In highly developed fields like the law, the level of performance required to stand out is great. You also need someone to help you to push you to the next level. That could be a partner at your firm or a friendly competitor elsewhere. But regardless, you need an effective training technique to be part of your workweek, and you need opportunities to practice at maximal effort. Training at max effort usually means going to try in the context of litigation, but it can also be working at max effort for a specific pre-trial hearing or pleading. By setting goals to become excellent at specific parts of your practice, you can then create a system for feedback, modification, and self-monitoring. Trying to become good at too many things at once will lead to exhaustion and failure. But become the best attorney at excluding breath test evidence in driving while intoxicated cases is a measurable goal because the knowledge and skills required are somewhat limited in scope.

Once you attain that expertise, the challenge becomes proving how you perform reliably better than others. It’s often difficult to distinguish yourself because people use biases including education background, experience level, and other factors to gauge how good you are at something. Even if you were to claim you spend 10,000 hours on a topic as suggest by Malcolm Gladwell, you’re really just halfway there because a high level of performance in a specific area is driven by your goal, and every practice method you has to address your blindspots.

To get to be the best, you need to do a self-inventory during and after completing susbstantive knowledge work. You need to notice what parts of the task were more challenging than others. Map out your plan of action for later review to determine if it was an efficient course. Document your rationalizations for your choices. Admit mistakes and see why you made them. Consider your alternatives.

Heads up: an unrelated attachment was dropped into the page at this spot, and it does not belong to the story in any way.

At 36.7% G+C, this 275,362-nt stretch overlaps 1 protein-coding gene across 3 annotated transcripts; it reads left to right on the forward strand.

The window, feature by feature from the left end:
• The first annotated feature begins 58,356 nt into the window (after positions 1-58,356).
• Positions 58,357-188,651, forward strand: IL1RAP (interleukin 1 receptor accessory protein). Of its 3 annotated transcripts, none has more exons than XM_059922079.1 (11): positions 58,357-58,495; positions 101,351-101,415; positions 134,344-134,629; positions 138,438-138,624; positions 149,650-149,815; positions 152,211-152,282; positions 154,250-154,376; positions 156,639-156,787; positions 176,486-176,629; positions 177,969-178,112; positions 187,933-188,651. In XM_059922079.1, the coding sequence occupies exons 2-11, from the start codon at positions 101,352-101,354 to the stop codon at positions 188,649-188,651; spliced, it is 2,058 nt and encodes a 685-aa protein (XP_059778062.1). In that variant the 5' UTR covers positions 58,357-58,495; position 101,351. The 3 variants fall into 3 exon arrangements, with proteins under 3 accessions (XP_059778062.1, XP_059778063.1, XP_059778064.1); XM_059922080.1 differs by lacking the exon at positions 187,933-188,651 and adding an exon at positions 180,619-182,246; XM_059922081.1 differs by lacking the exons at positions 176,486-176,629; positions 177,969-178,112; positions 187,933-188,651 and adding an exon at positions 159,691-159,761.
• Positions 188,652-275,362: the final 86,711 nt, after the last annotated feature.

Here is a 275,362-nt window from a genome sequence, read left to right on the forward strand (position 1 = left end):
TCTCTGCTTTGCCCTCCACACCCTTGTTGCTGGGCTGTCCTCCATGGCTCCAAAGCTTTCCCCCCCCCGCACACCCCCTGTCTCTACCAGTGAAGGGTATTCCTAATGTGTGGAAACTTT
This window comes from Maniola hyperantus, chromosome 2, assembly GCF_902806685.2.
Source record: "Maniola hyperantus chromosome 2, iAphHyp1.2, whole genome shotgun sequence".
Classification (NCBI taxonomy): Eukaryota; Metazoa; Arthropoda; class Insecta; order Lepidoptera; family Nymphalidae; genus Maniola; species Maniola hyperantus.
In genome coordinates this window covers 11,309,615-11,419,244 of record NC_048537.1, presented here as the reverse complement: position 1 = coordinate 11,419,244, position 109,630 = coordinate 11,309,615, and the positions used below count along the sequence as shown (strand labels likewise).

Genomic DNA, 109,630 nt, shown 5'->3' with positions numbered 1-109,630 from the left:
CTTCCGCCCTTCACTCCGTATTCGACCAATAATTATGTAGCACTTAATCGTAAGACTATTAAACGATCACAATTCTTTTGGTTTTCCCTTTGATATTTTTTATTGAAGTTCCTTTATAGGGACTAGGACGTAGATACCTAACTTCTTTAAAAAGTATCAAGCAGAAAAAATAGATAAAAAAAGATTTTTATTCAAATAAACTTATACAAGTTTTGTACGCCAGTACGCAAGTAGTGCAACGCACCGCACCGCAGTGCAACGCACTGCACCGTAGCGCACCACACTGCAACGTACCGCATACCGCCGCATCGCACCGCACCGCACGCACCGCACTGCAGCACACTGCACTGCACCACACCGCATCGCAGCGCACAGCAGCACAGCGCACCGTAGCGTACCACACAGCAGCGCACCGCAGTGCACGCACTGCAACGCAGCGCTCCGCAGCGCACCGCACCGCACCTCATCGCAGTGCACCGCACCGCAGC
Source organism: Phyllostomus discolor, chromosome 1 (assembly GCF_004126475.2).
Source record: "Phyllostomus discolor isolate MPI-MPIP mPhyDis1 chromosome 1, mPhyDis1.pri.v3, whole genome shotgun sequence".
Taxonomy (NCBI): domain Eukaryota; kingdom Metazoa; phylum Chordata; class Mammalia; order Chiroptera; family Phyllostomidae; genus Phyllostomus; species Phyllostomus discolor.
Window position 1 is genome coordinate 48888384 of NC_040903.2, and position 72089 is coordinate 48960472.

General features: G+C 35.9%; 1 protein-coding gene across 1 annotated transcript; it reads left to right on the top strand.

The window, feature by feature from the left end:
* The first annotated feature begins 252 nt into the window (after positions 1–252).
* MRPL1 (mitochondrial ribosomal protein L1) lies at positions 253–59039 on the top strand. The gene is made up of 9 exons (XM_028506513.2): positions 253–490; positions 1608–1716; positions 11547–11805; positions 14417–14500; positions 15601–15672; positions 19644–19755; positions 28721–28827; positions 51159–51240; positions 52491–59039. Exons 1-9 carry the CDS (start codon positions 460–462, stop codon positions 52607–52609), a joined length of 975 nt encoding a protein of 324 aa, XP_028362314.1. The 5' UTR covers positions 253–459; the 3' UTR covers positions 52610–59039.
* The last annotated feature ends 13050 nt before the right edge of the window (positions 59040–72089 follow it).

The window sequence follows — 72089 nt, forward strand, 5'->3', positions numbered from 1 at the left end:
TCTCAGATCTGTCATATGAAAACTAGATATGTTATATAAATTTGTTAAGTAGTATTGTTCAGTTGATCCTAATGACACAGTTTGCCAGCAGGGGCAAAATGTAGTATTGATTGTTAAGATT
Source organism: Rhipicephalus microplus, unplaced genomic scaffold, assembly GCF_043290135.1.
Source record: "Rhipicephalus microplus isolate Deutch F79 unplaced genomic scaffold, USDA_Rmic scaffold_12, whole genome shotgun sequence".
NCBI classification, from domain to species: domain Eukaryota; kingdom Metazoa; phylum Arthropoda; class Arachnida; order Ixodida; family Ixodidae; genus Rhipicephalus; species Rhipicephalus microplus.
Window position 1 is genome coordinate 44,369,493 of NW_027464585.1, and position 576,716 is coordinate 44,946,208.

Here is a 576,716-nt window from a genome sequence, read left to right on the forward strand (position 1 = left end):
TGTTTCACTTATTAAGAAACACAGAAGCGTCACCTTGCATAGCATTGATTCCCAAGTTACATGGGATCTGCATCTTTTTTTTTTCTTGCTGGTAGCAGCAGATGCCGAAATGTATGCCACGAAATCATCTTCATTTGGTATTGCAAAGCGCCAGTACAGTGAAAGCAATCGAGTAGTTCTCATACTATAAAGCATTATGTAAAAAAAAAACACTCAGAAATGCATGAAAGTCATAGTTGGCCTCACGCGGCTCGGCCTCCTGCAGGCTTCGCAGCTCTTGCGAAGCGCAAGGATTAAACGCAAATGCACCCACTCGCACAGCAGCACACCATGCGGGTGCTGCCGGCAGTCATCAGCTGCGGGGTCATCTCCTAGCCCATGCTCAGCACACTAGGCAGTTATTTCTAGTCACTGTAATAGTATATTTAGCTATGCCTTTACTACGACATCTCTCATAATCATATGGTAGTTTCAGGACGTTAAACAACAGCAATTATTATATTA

Many times offices create guidelines and standard operating procedures. These create a comfort zone and are not designed to develop new skills in professionals because they exist to make people interchangeable. The SOP won’t expand your abilities, so whatever you’re trying to get better at has to fall outside the SOP. Where there is little guidance — these are the areas you need to abandon business as usual and work with a mindset of growth.

Where you can grow is where you are least stable and least comfortable. By continuing to make small changes you can get lasting long term consequences. Get out of the “good enough” mindset and recognize and remember the patterns that get people into this trap.

To become a domain specific expert in the law, you need to have a long list of numbers next to your name, not vague descriptions. The more you can quantify your knowledge work, the better. The best in your field are able to predict future events because they can envision more possible outcomes. That’s something attorneys are called upon to do with their cases. One way to develop that kind of prediction is by reading case filings by attorneys before reading the courts opinion, and by doing that for most filings before that judge, you can determine the most persuasive arguments for that court. That, in some way, makes you a domain expert in relation to that judge without having to clerk with the court or appear in front of the judge.

While it’s hard to become an expert without having a mental representation of what that level of success looks like, and in a way, this is a catch 22 because the only way to envision success is to be successful, you can develop training techniques to gain success in smaller practice goals. Regardless, nothing stated here is revolutionary. It takes more time to get better, and if you can’t do it on your employer’s clock, you’ll need to find a way to do it on your own.

Reader, commenter, and writer. Informed by my experiences as a parent, entrepreneur, and attorney.